Recalibration takes time
CHI's board, though it is responsible for a system with operating revenues of $15.2 billion reported in fiscal year 2015, faces challenges similar to those with which almost all hospital and health system boards are having to come to grips.
"An increasing number of boards are asking the question: 'Are we structured in competency, number, and culture to lead a nine- or 10-figure business going forward?' The time it takes to recalibrate can be fairly significant."
Michael Peregrine, a partner with McDermott Will & Emery in the law firm's Chicago office, and an expert in corporate governance, says smart boards are spending considerable time and effort in self-evaluation, and in determining from a size and composition perspective whether it is well situated to lead the institution in the challenges ahead. Peregrine says he was not involved in CHI's work.
"An increasing number of boards are asking the question: 'Are we structured in competency, number, and culture to lead a nine- or 10-figure business going forward?' The time it takes to recalibrate can be fairly significant," he says.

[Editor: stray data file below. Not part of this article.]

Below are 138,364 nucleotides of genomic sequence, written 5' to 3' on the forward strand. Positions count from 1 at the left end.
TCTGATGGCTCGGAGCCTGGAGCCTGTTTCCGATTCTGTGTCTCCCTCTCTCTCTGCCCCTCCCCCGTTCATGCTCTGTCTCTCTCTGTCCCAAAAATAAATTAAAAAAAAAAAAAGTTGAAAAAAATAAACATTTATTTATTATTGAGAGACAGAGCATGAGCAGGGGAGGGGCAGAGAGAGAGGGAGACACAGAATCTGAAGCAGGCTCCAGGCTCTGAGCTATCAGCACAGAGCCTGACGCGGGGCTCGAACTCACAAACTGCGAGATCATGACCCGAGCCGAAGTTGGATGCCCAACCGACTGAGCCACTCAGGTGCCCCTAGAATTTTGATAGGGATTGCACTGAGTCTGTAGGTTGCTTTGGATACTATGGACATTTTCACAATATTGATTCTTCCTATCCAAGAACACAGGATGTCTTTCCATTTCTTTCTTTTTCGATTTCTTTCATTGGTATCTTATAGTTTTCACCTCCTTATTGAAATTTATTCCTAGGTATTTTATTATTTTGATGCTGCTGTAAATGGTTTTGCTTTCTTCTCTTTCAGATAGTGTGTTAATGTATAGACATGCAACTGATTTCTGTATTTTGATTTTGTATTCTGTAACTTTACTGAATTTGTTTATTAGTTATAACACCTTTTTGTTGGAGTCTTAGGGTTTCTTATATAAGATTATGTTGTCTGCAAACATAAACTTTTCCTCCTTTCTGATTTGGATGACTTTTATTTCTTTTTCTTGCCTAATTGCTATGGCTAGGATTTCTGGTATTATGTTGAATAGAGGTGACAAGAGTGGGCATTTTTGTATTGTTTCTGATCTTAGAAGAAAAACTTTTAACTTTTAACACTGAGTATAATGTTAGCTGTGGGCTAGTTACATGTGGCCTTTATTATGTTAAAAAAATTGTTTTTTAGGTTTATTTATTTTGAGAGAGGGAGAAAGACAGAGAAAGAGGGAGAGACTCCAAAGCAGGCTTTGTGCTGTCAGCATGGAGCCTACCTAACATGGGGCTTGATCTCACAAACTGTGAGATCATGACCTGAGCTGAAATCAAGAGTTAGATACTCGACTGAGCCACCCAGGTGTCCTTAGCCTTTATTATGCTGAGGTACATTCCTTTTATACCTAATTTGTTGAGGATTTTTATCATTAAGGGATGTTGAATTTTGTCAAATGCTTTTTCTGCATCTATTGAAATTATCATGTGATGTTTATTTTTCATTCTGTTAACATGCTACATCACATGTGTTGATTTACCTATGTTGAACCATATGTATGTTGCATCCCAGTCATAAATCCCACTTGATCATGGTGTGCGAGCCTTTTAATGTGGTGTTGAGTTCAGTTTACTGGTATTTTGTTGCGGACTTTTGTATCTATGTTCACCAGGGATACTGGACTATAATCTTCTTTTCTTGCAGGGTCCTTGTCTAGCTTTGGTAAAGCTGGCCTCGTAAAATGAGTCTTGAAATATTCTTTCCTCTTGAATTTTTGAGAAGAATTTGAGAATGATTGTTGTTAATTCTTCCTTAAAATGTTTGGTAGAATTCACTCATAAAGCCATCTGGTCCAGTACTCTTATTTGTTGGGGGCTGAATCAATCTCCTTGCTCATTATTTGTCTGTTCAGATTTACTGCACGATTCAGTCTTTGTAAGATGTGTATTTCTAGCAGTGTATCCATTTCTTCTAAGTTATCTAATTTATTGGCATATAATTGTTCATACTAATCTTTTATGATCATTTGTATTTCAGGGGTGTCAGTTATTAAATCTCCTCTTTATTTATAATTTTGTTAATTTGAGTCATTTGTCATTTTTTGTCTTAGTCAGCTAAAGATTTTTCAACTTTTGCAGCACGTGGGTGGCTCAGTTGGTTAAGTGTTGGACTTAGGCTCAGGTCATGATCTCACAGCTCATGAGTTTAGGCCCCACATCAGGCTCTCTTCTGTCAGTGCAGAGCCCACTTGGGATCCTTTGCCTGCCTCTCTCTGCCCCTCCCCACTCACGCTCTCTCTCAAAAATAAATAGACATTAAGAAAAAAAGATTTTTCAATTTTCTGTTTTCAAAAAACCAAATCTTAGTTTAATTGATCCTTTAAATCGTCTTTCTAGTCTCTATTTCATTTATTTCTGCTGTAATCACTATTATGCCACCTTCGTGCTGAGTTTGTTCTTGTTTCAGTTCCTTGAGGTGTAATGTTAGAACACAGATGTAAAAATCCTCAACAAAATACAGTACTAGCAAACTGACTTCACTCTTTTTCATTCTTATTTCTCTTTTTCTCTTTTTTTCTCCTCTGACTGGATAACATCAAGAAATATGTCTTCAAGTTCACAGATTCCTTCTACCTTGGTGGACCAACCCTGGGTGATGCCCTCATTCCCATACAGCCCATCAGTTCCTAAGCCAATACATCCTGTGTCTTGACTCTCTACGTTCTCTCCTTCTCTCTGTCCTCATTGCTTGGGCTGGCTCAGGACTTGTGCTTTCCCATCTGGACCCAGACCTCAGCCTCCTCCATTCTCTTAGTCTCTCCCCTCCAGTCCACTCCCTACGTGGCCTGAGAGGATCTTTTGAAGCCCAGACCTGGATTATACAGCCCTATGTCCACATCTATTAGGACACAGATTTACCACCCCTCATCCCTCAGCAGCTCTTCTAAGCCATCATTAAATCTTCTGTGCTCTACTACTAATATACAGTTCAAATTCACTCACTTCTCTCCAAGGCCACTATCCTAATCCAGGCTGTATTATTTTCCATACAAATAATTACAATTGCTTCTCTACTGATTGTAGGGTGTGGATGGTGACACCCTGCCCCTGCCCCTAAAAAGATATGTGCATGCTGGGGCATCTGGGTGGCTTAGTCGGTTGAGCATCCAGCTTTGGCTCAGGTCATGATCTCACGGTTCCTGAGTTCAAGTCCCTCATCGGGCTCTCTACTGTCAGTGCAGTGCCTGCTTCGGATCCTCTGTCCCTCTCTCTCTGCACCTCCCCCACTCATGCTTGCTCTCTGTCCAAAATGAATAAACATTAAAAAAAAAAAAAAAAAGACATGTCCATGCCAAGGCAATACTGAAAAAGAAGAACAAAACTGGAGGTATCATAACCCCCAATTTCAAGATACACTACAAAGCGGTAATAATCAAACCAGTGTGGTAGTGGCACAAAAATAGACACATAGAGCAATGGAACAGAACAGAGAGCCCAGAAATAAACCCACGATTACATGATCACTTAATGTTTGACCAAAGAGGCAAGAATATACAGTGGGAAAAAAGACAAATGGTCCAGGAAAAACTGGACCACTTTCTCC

Much of the upheaval can be attributed to the mushrooming competencies required to effectively run the business, especially as many aspects of the care continuum that hospitals and health systems once cheerfully ignored are increasingly important strategically as the clinical and financial incentives for outcomes-based reimbursement align. That drives the need for innovative acquisitions and partnerships, and sows the seeds for board overlap and confusion.
"All of a sudden the competencies required to run this business are really diverse—there are lots of structures and partnerships," says Peregrine.
Boards have to evaluate how to effectively provide oversight. Does it have the right people, expertise, and perspective, and are they engaged? Do some committees and legacy boards need to be merged or disbanded?
Philip Betbeze is the senior leadership editor at HealthLeaders.